Florencio Randazzo, 59, served as interior minister for eight years under former president Cristina Fernández de Kirchner, and once enlisted Alberto Fernández as his campaign chief. He is now so annoyed with both of them that he would prefer Javier Milei to triumph in the elections over Sergio Massa. The emotion and anger emerging from this interview perhaps reflects many Peronists today who have crossed the breach to vote for Milei.
Randazzo is now Juan Schiaretti’s running-mate for Hacemos por Nuestra País and he proposes the Córdoba model over Kirchnerite Peronism. Tempted by the two main coalitions, both before and after the PASO primaries, as part of bids to gain political muscle and reach the run-off against Milei, Schiaretti and Randazzo prefer a solo path to the October 22 elections. Their political vision transcends this election and looks towards reinventing Peronism after a possible defeat at the ballot-box.
Some 12 million Argentines did not vote or cast blank ballots [in the August 13 primaries]. What does this symptom, which the political scientists call alienation, say to you?
Yes, it’s clearly a symptom that much of the population is at odds with politics, which has ceased to be a tool of transformation to improve people’s lives, increasingly so in the last two decades with the installation of the grieta rift deepening that. The grieta has ended up being good business for the two coalitions, Frente de Todos and Juntos por el Cambio, whose survival in power does not stem from improving people’s lives but from the electoral tension between one side and the other. And that, beyond any doubt, has distanced much of the political leadership from the problems worrying society at large, rotating in an entirely different orbit. And that, in turn, has led to an attitude on the part of much of society of not finding via electoral participation any possible route towards solving its problems.
Has the grieta ended up devouring those promoting it?
Totally, there can be no doubt about that. I’ve been insisting for some years that we must put a stop to the grieta. [Mauricio] Macri had a great opportunity in 2015 and it’s clear that I have nothing in common with him but he did have a big chance to start taking another path, one which I believe society to be demanding. We have a political leadership anchored in the past which does not discuss problems of the present and future. It would seem that they have no answers there. And Macri, instead of moving past the grieta in a quest for answers to the problems Argentina then had, linked to an [annual] inflation already topping 20 percent, major levels of poverty and the lack of a state presence in essential public services, deepened the grieta in a battle with his opposite number Cristina Fernández de Kirchner and that helped him to win in 2017. I remember being a senatorial candidate in 2017 and I was already saying then that we had to get out of the grieta, which only made the problems more acute. And Macri did not take advantage of that triumph, which somehow could have marked the end of one political phase and the start of another, to answer the true demands of society, but instead deepened the grieta.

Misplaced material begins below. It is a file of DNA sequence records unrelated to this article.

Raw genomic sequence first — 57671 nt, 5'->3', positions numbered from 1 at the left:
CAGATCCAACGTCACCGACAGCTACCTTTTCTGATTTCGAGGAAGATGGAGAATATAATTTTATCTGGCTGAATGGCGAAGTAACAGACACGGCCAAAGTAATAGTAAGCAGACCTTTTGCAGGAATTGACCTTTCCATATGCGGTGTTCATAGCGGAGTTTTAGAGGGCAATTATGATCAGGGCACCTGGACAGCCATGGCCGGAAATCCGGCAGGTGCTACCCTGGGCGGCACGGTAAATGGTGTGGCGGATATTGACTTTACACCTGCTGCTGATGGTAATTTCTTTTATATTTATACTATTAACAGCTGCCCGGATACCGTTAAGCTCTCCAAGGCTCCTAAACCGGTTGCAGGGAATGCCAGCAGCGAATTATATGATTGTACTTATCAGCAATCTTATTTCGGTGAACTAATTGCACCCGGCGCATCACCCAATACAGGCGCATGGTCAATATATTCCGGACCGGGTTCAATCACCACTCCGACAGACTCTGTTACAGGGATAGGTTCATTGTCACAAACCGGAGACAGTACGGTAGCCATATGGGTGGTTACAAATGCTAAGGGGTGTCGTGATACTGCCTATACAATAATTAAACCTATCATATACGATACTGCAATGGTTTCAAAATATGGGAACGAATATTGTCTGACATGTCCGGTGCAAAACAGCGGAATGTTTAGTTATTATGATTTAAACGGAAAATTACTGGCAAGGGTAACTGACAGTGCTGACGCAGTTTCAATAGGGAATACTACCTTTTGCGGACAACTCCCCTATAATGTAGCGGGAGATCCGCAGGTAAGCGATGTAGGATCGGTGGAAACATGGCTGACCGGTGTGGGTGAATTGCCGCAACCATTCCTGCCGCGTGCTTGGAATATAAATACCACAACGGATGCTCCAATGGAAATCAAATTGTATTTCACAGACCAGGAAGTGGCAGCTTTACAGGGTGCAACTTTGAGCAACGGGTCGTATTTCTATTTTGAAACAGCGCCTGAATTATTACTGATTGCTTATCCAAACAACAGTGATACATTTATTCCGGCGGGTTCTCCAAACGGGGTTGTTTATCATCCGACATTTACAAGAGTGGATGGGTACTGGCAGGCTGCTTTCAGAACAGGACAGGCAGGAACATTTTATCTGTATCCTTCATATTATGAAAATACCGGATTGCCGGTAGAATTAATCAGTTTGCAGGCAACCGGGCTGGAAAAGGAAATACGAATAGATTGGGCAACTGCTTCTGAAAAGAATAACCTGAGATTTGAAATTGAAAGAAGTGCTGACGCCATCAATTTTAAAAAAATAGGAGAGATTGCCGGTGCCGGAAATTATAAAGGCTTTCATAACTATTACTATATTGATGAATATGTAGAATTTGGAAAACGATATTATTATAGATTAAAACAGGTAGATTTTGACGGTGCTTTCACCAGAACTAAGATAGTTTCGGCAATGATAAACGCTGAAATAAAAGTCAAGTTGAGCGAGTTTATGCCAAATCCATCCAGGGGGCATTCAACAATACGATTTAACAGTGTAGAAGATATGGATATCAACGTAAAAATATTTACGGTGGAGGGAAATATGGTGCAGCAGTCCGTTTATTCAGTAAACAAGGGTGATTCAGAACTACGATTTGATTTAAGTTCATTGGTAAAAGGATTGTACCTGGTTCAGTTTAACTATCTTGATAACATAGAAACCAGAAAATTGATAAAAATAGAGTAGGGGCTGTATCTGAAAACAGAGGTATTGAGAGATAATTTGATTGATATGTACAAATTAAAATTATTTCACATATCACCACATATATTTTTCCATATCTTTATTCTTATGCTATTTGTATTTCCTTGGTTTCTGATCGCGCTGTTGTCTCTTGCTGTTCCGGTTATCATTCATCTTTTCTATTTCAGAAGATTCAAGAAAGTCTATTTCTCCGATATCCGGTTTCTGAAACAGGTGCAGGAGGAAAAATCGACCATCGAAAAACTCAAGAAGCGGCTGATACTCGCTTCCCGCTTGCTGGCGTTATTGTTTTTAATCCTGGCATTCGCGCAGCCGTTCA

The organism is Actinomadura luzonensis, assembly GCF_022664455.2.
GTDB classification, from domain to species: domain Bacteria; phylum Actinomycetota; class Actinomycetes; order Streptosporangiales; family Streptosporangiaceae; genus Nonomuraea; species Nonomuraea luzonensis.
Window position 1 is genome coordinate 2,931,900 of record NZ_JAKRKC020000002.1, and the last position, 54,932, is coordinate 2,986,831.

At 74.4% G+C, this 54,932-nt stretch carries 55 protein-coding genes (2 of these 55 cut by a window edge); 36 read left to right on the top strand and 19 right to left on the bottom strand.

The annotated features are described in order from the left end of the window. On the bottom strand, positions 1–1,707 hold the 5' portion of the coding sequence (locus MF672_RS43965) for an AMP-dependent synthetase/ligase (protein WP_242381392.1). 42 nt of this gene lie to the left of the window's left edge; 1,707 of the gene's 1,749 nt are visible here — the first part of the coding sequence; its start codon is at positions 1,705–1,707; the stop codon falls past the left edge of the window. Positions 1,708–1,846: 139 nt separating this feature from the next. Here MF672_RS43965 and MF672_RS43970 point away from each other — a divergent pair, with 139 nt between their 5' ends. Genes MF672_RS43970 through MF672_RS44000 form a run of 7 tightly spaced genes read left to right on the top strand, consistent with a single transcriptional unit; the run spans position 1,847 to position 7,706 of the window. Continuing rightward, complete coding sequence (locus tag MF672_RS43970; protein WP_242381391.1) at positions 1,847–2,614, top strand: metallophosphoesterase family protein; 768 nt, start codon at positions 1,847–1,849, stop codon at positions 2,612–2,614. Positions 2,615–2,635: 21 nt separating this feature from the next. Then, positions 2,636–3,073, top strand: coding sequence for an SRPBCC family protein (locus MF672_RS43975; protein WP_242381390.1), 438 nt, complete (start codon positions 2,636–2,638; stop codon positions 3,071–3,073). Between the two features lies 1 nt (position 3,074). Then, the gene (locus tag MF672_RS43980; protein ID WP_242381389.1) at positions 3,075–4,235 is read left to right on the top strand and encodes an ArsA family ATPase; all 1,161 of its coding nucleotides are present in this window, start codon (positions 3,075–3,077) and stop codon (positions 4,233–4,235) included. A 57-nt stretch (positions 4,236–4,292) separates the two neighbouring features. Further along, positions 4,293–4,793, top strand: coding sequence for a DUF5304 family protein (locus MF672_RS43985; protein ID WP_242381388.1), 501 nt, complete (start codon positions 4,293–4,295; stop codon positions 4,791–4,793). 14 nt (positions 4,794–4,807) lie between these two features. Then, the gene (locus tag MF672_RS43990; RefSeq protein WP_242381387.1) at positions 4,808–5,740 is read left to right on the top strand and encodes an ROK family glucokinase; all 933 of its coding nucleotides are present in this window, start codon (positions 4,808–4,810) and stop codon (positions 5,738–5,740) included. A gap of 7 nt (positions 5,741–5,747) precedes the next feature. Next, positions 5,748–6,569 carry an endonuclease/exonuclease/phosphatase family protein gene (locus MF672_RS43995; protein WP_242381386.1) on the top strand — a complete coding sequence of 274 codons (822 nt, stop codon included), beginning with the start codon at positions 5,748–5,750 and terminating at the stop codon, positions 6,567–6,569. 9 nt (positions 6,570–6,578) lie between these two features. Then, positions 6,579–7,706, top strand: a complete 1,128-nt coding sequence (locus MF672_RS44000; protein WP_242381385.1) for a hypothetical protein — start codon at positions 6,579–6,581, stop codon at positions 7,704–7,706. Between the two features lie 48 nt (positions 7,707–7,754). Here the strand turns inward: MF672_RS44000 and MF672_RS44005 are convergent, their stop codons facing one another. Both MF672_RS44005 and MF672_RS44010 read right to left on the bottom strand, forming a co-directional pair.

Earlier this month a controversy arose with the ruling party of Buenos Aires Province when Governor Axel Kicillof said that Peronism had to learn how to play some new songs, to which Máximo Kirchner responded saying that he was no musician while [Quilmes Mayor] Mayra Mendoza called it disrespect towards Kirchnerism. Does Peronism need to play some new tunes and reinvent itself?
I have no doubt that Peronism is not represented today by Kirchnerism, which has shrunk as time goes by. When Kirchnerism triumphed with Néstor Kirchner in 2002 [sic, 2003], he represented more than Peronism, a claim which, I always insist, stands up to backchecking. In the midst of Kirchnerism I said that he was a Peronist and the Kirchnerites did not like that very much. I explained that Kirchnerism was more than Peronism because Kirchner had interpreted the social fabric of the crisis of 2001, bringing in the social organisations and other political parties. Indeed the peak expression of that policy was in 2007 with the incorporation of [UCR vice-president Julio] Cobos. Now that has gone off the rails, beginning a destructive process of that outlook of a broad, all-embracing front which also signified the possibility of carrying out an important transformation in Argentina, which needed a lot of political support. That process began to crumble as from [Néstor] Kirchner’s death, that’s the feeling I have.
After analysing this for a long time, it seems to me that Cristina ended up taking refuge in the youngsters of La Cámpora, who have some very wrong-headed ideas, according to my criteria. Firstly, they have no idea where the world is heading. The world has its ground rules and we have a representative democracy and live in a market economy where we do not set the rules and laws, whether we like it or not. Also we are looking for an efficient state but they have no idea of the importance of administrative or managerial skills. And I believe that they have derailed the process of expanding the political system into having both more depth and more breadth to go ahead with transformations.
I’m convinced that Peronism has ceased to be represented by Kirchnerism. I find it very hard to understand how many Peronist leaders can feel no shame over belonging to a government with 200 percent inflation in an Argentina which has 20 million people or 40 percent of the population below the poverty line. A government which has abandoned any policy which might create wealth, investment and jobs which is the only way possible to come out of poverty – there is no other path.
Córdoba is the most anti-Kirchnerite province and that is one of the problems facing Sergio Massa, who at one point was allied with [late governor José Manuel] de la Sota, because he is now perceived as part of Kirchnerism. You were Cristina’s minister for eight years and yet are not considered in that way, why?